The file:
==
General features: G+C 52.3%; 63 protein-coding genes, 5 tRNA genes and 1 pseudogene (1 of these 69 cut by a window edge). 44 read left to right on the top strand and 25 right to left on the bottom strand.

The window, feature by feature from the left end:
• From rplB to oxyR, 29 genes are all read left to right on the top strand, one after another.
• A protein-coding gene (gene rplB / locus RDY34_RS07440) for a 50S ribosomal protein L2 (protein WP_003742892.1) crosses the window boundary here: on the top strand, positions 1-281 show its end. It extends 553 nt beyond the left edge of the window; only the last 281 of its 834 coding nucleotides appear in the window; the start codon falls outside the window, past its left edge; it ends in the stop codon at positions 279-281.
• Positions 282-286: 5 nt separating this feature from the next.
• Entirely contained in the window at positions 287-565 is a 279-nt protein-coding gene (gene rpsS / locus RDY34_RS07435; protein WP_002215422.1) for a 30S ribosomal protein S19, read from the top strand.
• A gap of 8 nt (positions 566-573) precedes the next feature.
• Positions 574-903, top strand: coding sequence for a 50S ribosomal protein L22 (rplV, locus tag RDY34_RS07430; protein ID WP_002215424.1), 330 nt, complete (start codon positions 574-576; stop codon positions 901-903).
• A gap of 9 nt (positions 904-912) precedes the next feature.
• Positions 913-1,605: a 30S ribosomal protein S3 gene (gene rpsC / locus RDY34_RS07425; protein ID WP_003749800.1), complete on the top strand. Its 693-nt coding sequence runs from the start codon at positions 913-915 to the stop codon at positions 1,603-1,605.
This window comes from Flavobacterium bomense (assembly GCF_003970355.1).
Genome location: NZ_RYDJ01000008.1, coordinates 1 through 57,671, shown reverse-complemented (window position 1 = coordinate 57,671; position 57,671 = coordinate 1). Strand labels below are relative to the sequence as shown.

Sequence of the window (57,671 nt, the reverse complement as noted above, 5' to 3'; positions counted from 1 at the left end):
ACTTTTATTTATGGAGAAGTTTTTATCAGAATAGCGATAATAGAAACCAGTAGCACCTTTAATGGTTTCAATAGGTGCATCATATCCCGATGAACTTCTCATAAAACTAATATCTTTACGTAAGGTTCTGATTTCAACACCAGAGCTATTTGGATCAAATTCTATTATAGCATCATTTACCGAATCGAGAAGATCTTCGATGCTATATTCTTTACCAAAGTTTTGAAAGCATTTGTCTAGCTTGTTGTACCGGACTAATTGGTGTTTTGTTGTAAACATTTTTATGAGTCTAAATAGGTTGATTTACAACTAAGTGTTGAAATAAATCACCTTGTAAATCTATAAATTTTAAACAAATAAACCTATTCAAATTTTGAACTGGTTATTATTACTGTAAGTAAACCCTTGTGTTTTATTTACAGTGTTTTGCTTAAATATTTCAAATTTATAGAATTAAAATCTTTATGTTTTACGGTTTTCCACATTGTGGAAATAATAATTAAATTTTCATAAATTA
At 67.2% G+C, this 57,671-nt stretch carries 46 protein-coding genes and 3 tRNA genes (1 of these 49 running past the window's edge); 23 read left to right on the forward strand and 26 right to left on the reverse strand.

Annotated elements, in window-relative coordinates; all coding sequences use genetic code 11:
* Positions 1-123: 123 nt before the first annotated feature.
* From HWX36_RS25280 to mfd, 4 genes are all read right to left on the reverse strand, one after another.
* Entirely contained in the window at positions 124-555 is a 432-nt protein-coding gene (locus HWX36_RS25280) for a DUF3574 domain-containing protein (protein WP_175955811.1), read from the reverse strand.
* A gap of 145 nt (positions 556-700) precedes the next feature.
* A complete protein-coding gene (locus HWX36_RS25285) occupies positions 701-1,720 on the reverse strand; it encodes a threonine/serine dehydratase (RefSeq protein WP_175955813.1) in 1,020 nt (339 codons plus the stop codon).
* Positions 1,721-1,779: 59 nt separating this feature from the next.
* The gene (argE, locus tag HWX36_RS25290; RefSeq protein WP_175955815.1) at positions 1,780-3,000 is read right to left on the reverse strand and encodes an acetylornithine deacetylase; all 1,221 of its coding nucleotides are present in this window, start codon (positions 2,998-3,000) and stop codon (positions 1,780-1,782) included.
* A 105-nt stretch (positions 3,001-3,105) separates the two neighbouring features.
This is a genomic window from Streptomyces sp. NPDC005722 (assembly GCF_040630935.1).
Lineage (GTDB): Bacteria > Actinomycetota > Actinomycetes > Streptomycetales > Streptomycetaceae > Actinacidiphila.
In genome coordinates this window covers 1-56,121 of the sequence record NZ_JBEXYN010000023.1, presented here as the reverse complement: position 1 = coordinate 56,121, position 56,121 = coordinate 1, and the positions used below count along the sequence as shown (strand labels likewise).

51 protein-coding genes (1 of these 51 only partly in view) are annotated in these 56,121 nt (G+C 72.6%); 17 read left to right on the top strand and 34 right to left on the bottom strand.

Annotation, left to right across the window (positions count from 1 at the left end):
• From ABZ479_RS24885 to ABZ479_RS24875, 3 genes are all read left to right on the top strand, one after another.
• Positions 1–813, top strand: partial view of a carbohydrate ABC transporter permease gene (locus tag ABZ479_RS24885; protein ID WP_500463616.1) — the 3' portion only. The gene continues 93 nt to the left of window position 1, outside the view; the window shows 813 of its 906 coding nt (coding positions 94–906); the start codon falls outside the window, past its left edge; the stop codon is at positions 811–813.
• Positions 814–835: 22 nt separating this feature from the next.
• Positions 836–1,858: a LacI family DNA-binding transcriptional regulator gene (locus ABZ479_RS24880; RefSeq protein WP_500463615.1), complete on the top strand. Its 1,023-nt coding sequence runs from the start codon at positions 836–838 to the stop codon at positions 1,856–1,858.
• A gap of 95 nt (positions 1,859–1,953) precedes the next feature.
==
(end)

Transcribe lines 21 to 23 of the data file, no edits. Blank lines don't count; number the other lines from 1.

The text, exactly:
* A complete protein-coding gene (locus HWX36_RS25285) occupies positions 701-1,720 on the reverse strand; it encodes a threonine/serine dehydratase (RefSeq protein WP_175955813.1) in 1,020 nt (339 codons plus the stop codon).
* Positions 1,721-1,779: 59 nt separating this feature from the next.
* The gene (argE, locus tag HWX36_RS25290; RefSeq protein WP_175955815.1) at positions 1,780-3,000 is read right to left on the reverse strand and encodes an acetylornithine deacetylase; all 1,221 of its coding nucleotides are present in this window, start codon (positions 2,998-3,000) and stop codon (positions 1,780-1,782) included.